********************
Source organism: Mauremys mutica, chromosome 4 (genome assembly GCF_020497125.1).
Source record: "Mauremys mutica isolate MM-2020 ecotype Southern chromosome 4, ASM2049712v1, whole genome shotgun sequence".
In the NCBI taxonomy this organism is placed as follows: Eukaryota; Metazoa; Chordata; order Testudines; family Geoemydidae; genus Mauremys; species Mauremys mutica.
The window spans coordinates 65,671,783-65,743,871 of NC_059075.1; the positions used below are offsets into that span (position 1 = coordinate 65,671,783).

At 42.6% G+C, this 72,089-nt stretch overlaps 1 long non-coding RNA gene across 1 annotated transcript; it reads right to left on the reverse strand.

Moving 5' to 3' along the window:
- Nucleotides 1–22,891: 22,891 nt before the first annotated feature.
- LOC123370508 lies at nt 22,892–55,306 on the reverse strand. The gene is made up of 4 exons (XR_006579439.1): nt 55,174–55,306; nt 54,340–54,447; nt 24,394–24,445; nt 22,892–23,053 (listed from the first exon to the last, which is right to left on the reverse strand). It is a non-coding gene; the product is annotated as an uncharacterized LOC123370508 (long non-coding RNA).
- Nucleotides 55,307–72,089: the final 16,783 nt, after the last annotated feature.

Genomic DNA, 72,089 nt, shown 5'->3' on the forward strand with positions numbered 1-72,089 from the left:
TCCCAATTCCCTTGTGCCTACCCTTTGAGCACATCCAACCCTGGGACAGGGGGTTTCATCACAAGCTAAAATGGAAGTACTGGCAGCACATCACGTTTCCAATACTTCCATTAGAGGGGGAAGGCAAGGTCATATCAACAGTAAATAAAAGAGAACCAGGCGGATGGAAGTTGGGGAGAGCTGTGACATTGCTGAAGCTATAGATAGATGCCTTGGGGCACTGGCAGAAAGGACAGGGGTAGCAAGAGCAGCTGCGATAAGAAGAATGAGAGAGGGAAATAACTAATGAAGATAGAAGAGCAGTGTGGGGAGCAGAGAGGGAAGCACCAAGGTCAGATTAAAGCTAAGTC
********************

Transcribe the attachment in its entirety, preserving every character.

Source organism: Mauremys mutica, chromosome 4 (genome assembly GCF_020497125.1).
Source record: "Mauremys mutica isolate MM-2020 ecotype Southern chromosome 4, ASM2049712v1, whole genome shotgun sequence".
In the NCBI taxonomy this organism is placed as follows: Eukaryota; Metazoa; Chordata; order Testudines; family Geoemydidae; genus Mauremys; species Mauremys mutica.
The window spans coordinates 65,671,783-65,743,871 of NC_059075.1; the positions used below are offsets into that span (position 1 = coordinate 65,671,783).

At 42.6% G+C, this 72,089-nt stretch overlaps 1 long non-coding RNA gene across 1 annotated transcript; it reads right to left on the reverse strand.

Moving 5' to 3' along the window:
- Nucleotides 1–22,891: 22,891 nt before the first annotated feature.
- LOC123370508 lies at nt 22,892–55,306 on the reverse strand. The gene is made up of 4 exons (XR_006579439.1): nt 55,174–55,306; nt 54,340–54,447; nt 24,394–24,445; nt 22,892–23,053 (listed from the first exon to the last, which is right to left on the reverse strand). It is a non-coding gene; the product is annotated as an uncharacterized LOC123370508 (long non-coding RNA).
- Nucleotides 55,307–72,089: the final 16,783 nt, after the last annotated feature.

Genomic DNA, 72,089 nt, shown 5'->3' on the forward strand with positions numbered 1-72,089 from the left:
TCCCAATTCCCTTGTGCCTACCCTTTGAGCACATCCAACCCTGGGACAGGGGGTTTCATCACAAGCTAAAATGGAAGTACTGGCAGCACATCACGTTTCCAATACTTCCATTAGAGGGGGAAGGCAAGGTCATATCAACAGTAAATAAAAGAGAACCAGGCGGATGGAAGTTGGGGAGAGCTGTGACATTGCTGAAGCTATAGATAGATGCCTTGGGGCACTGGCAGAAAGGACAGGGGTAGCAAGAGCAGCTGCGATAAGAAGAATGAGAGAGGGAAATAACTAATGAAGATAGAAGAGCAGTGTGGGGAGCAGAGAGGGAAGCACCAAGGTCAGATTAAAGCTAAGTC